While campaigning for the election, you must follow the rules set out under The Local Electoral Act 2001. These are summarised in the Candidate Handbook.

Election Signs

For more information on signage areas and rules, please check out Election signs page.


You must be a New Zealand citizen and be a parliamentary elector.

Other requirements are that:

  • You are nominated by two electors in the area you are standing for.
  • You or your spouse/partner must not have concerns or interests in contracts over $25,000 with the council.
  • If you are subject to a Court Order under section 31 of the Protection of Personal and Property Rights Act 1988, you should take legal advice.
  • If you are an employee of the council, you must resign before taking up your position as an elected member. The rules of some councils may require you to take leave for campaigning prior to the election.

You do not need to reside in the ward or city that you are standing for.

You do not need any formal qualifications. Elected members come from all walks of life and generally have a desire to serve their community.

There are a lot of different skills you will need to draw on, but the success of local government comes when all voices of a community can be heard and included. Most importantly you need to care about all members of your community and communicate their views, by representing them. You also need to be able to think about strategic issues and take both a short and long-term view of the impact your decisions will have. This is called governance. These two concepts are at the heart of local government.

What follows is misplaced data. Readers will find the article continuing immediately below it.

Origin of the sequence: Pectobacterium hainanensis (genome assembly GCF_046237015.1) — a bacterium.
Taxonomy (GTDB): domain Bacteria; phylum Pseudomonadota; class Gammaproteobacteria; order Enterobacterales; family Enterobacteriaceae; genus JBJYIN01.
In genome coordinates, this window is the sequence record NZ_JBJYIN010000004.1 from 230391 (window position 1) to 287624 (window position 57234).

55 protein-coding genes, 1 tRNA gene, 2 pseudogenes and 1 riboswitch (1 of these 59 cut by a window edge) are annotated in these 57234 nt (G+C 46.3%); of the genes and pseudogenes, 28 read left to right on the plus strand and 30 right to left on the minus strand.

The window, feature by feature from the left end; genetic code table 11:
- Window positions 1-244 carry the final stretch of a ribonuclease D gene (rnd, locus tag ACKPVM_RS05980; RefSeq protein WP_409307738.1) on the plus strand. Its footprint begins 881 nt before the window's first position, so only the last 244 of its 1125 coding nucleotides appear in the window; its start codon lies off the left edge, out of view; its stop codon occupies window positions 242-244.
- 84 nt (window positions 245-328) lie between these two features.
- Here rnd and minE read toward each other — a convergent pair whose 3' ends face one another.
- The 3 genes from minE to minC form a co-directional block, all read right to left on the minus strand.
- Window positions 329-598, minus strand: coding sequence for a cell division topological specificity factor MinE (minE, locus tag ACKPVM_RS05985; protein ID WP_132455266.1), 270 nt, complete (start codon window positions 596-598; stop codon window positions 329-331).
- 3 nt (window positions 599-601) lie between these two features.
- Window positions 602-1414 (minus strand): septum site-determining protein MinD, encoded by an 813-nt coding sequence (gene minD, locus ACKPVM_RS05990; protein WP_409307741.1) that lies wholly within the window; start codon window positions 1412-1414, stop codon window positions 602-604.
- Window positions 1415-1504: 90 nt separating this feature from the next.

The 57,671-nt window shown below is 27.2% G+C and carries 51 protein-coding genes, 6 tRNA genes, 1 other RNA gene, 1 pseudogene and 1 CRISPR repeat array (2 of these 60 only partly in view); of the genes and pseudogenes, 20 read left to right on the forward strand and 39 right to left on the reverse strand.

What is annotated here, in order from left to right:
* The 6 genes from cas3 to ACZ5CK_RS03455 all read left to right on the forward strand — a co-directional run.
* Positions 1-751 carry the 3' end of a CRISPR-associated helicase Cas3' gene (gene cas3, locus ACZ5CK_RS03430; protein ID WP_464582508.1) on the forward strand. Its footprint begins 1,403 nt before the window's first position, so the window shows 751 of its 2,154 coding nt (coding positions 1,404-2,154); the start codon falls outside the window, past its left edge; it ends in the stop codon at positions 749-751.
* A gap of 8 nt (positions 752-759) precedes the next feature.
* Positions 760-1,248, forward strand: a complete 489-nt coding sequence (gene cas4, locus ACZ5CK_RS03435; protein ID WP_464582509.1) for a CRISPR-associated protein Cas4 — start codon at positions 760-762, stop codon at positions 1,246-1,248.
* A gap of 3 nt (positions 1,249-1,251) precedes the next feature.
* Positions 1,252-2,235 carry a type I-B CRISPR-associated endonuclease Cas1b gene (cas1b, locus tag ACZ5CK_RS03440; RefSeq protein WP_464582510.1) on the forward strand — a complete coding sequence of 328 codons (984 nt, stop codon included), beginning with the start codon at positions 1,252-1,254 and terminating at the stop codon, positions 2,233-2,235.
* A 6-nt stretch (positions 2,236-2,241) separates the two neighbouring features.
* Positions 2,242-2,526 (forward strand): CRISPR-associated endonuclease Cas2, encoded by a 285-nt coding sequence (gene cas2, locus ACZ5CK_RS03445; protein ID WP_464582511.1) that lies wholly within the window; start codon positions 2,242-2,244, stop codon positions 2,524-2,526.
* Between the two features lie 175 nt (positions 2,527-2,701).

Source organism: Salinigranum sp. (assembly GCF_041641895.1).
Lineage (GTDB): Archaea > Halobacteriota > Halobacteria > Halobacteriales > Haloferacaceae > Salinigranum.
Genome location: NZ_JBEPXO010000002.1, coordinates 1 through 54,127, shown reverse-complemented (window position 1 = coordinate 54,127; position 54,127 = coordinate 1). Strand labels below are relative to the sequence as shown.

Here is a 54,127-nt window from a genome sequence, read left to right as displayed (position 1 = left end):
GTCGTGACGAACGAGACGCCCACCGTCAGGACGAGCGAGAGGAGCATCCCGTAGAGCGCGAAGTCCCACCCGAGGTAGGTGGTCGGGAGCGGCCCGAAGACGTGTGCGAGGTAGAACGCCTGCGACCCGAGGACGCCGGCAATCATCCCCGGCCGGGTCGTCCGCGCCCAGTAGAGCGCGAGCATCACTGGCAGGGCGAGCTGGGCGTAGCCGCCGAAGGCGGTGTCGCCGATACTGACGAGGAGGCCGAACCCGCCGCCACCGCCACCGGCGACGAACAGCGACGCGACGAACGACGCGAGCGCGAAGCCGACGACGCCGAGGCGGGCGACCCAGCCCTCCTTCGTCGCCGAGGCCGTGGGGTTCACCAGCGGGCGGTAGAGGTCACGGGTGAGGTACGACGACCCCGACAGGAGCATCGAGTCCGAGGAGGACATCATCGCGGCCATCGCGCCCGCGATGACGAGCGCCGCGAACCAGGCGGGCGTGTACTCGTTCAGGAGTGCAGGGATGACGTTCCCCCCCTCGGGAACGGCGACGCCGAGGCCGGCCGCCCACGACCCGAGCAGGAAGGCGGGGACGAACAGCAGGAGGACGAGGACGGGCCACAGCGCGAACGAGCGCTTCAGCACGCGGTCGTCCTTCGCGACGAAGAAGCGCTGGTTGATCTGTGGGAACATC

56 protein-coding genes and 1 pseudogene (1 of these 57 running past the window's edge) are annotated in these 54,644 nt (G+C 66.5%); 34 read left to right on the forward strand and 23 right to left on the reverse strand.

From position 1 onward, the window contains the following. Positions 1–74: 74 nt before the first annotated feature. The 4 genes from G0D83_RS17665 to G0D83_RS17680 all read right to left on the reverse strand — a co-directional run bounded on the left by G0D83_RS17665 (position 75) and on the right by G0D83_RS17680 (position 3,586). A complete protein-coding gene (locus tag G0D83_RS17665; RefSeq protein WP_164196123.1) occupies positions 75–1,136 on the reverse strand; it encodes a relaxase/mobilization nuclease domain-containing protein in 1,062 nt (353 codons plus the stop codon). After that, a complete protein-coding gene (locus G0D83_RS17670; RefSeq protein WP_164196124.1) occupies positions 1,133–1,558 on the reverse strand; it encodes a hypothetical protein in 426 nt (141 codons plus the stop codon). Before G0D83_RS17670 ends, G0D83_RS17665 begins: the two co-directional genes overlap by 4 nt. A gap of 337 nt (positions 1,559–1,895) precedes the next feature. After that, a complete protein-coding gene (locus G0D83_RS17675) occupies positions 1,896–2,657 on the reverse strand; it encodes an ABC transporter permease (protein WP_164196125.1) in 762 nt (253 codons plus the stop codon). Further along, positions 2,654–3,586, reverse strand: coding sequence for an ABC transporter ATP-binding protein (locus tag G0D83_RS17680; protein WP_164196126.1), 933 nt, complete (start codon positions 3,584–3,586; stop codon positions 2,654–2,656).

Finally, you also know how to uphold the principles of Te Tiriti o Waitangi – The Treaty of Waitangi to facilitate participation by Māori in local authority decision-making processes.

The Candidates Handbook sets out the roles of the mayor and councillors.

Local Government New Zealand has a number of guides – the Candidate Guide and Good Governance Guide are useful if you are thinking about standing. You can also refer to the Guides in the resources section that outlines important information about how councils work and roles and responsibilities of elected members.

The term is 4 years and 3 months with the next election in October 2028.  Usually, the term is for three years.

The mayor’s role is full-time.  The councillors role is considered part-time, approximately 3 days a week. Some weeks will be busier than others and some months of the year are busier than others.  There are no meetings booked in the school holidays and over the Christmas and January period.